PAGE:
As cybercrime is such a broad area that can be linked to traditional crimes, as well as computer only crimes, there is no consistent definition of cybercrime. However, it has been stated that computers need to be either the target or the tool of the crime for it to be considered a cybercrime. Cybercrime tends to be either a cyber-enabled or cyber-dependant crime.
Lots of crimes that existed prior to widespread internet use such as fraud and child pornography are now increasing in their magnitude with the use of computers, these are known as cyber-enabled crimes. Other examples of these crimes are theft, sexual harassment, money laundering and intellectual property offences.
Cyber-dependant crimes can only be committed using a computer and in these offences, technology is usually also the target.
The scale of cybercrime is considerably vast which makes it extremely difficult to get accurate figures. 59% of the global population have access to the internet which gives a substantial possibility of potential victims and offenders. Cyber-attacks are the quickest increasing crime globally. Currently around $76 billion dollars of illegal activity annually involves the use of bitcoin. Blockchain marketplaces using crypto currency on the darknet has made it extremely difficult for law enforcements to track transactions. In the United Kingdom (UK) cybercrime is considered a tier one threat as, ‘we are critically dependant on the internet, yet anything connected to it is vulnerable to cyber-attack’.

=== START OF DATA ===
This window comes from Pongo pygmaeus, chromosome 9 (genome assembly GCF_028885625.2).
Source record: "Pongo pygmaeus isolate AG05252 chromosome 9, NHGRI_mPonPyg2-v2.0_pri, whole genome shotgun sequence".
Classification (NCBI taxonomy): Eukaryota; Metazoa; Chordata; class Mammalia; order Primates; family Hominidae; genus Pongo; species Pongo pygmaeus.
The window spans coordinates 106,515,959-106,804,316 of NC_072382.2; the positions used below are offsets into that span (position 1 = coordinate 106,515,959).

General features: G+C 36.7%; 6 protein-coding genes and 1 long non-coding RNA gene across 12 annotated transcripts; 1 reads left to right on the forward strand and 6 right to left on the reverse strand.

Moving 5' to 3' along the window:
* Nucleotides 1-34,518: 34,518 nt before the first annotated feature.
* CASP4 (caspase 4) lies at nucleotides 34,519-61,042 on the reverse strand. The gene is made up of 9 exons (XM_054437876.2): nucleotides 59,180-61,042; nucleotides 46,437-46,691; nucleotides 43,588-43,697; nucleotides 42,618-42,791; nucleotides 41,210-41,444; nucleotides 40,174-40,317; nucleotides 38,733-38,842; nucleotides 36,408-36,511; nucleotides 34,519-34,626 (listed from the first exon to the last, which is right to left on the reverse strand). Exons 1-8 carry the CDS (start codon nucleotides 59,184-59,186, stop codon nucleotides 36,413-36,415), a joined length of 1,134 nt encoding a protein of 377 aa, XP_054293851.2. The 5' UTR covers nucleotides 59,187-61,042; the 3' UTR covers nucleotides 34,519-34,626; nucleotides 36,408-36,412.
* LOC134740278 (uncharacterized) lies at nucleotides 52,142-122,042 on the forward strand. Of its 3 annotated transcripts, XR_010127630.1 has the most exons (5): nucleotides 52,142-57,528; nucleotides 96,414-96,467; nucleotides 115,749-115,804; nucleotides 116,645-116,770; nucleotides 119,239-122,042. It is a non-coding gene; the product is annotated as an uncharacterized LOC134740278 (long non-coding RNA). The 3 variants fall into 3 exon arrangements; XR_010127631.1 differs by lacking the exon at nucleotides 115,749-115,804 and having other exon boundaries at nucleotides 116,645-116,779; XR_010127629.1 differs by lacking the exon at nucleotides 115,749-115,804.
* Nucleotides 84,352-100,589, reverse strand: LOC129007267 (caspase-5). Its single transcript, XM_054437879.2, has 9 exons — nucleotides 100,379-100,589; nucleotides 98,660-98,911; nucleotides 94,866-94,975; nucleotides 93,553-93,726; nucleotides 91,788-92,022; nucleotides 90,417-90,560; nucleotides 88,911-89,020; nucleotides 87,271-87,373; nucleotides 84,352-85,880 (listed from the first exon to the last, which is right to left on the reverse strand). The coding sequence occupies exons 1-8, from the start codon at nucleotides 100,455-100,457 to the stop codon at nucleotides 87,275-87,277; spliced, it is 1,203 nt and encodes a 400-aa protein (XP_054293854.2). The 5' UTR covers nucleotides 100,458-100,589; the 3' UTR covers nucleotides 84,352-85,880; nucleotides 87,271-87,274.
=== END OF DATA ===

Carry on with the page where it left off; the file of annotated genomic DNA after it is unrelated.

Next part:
Europol has stated that new threats arise from new technology and known vulnerabilities in existing technology, with the focus now on larger, more profitable targets. Many cyber-attacks are not reported due to the belief that the attackers would not get caught and prosecuted. In some cases, people may not realise they are a victim of cybercrime or be aware that the activity is illegal. Many crimes are computer supported meaning the use of a computer is not a significant element but may provide evidence of the crime, such as text messages sent between the offender and the victim. Law enforcement agencies can struggle to detect and investigate cybercrime due to a lack of resources and the communication needed between different legal jurisdictions, due to the global reach of cybercrime. Often the offender and victim can be in completely different countries, which creates immense challenges for various law enforcement agencies.
As a business that operates online it is vital to ensure that you are sufficiently and adequately protected against cyber threats. A failure to do so could result in substantial negative consequences for your business. As well as being a victim you could also face considerable fines if you lose the personal data of your customers due to inadequate security measures.
At Lawdit Stay Legal we offer several packages at different price points to keep your business compliant with the law. We will also put legal safeguards in place to protect and assist you and your business if a dispute were to arise. With a free initial consultation there is no need to delay, so book today!